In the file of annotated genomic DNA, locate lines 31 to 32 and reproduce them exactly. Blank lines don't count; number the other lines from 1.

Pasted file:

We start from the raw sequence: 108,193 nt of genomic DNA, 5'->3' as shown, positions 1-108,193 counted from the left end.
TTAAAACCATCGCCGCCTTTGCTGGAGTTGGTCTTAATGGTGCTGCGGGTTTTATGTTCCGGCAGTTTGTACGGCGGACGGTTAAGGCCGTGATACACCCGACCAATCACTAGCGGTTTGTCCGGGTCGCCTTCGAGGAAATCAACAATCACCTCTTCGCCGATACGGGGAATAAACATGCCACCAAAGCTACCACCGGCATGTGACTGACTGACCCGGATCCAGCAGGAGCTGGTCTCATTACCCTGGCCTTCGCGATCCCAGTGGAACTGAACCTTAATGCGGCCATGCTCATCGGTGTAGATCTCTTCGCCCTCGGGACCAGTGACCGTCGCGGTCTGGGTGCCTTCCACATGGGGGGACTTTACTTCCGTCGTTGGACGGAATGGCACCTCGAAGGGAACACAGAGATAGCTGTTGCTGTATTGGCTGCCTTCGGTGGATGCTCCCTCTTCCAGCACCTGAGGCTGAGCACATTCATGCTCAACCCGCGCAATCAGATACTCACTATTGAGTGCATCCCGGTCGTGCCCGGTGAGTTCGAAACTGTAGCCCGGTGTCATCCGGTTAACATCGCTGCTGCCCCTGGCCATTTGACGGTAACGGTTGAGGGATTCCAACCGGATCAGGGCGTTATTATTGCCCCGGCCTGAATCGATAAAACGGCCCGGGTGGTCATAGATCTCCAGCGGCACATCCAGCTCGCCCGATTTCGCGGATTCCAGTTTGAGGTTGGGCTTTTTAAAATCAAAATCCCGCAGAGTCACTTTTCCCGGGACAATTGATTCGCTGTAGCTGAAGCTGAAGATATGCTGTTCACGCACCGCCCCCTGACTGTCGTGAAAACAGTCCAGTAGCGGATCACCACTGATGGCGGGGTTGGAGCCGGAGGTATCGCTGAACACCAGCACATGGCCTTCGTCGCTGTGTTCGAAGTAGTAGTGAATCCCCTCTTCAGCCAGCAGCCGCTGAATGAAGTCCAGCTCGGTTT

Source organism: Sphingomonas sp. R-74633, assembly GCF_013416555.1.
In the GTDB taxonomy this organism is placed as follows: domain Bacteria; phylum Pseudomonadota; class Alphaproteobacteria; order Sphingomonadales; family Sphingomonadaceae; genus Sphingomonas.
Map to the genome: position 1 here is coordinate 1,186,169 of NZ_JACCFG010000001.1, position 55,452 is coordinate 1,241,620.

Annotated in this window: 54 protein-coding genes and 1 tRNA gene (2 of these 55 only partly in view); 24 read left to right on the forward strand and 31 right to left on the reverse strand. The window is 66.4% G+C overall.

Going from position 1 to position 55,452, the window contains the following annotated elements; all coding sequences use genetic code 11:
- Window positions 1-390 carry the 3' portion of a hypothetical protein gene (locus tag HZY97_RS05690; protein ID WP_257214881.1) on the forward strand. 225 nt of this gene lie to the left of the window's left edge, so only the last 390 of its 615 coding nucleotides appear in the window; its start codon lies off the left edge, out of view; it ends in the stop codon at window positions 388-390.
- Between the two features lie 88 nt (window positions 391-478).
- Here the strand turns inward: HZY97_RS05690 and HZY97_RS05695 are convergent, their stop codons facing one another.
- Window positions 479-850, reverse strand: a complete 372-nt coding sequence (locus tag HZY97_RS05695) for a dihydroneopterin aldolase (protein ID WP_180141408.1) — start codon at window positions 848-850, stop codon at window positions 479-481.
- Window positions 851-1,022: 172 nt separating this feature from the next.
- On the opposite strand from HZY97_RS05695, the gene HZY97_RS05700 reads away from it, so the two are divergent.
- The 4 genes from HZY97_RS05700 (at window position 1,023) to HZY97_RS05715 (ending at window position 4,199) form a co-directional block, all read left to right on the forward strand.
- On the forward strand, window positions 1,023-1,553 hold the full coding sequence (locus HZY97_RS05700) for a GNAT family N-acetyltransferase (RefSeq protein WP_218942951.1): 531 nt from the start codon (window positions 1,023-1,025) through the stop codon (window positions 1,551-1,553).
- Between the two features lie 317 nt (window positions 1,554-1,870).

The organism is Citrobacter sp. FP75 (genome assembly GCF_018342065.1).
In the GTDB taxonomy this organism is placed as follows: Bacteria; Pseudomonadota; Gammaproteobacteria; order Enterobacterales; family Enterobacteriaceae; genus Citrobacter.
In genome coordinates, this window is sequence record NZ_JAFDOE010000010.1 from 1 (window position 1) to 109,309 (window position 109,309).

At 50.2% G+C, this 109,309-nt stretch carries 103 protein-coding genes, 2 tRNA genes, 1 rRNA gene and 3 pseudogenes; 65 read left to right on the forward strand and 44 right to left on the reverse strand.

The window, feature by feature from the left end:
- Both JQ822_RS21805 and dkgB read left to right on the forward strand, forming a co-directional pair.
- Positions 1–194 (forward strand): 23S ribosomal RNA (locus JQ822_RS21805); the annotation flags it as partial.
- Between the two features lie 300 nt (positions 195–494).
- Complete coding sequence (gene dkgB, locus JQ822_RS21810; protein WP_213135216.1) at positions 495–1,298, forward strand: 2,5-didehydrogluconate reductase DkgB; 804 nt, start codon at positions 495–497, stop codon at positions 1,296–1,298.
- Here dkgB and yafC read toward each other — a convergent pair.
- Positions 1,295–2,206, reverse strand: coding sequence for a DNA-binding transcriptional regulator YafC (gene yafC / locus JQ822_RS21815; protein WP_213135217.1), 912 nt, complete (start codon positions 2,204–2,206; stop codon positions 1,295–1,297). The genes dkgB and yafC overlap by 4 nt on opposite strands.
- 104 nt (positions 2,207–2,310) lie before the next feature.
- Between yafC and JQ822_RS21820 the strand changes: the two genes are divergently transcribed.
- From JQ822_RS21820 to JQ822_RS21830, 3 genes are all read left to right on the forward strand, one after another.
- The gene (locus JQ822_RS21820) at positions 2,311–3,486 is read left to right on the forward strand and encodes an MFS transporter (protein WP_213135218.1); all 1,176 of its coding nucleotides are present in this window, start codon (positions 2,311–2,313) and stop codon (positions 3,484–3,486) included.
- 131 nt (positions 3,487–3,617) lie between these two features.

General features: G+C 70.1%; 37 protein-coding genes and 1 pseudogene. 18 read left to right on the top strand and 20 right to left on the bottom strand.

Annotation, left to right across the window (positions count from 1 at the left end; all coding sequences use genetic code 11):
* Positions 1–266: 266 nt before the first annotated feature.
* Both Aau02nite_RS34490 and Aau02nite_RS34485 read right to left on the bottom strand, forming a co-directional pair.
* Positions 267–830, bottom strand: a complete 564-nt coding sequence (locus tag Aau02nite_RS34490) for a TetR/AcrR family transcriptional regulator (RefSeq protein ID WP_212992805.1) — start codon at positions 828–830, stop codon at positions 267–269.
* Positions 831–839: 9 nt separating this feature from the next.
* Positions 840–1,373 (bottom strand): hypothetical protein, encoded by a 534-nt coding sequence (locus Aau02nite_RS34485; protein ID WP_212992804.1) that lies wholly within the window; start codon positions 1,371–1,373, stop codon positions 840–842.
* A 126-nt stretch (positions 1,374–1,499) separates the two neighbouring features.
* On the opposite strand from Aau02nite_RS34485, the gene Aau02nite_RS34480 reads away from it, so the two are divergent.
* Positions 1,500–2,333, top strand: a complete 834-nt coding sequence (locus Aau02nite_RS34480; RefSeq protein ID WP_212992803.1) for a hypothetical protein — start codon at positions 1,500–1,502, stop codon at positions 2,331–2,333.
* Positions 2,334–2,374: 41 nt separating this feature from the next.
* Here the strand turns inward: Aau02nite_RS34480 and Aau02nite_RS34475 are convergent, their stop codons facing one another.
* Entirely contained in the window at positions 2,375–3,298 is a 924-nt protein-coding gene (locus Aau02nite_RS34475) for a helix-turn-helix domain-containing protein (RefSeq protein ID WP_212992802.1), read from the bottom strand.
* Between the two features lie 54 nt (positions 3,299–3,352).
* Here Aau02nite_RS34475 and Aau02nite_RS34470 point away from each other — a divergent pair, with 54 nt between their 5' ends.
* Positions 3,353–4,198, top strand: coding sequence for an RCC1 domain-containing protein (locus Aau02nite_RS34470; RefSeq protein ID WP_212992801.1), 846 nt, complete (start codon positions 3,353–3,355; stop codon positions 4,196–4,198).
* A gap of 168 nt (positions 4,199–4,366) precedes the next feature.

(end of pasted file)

- The gene (locus JQ822_RS21820) at positions 2,311–3,486 is read left to right on the forward strand and encodes an MFS transporter (protein WP_213135218.1); all 1,176 of its coding nucleotides are present in this window, start codon (positions 2,311–2,313) and stop codon (positions 3,484–3,486) included.
- 131 nt (positions 3,487–3,617) lie between these two features.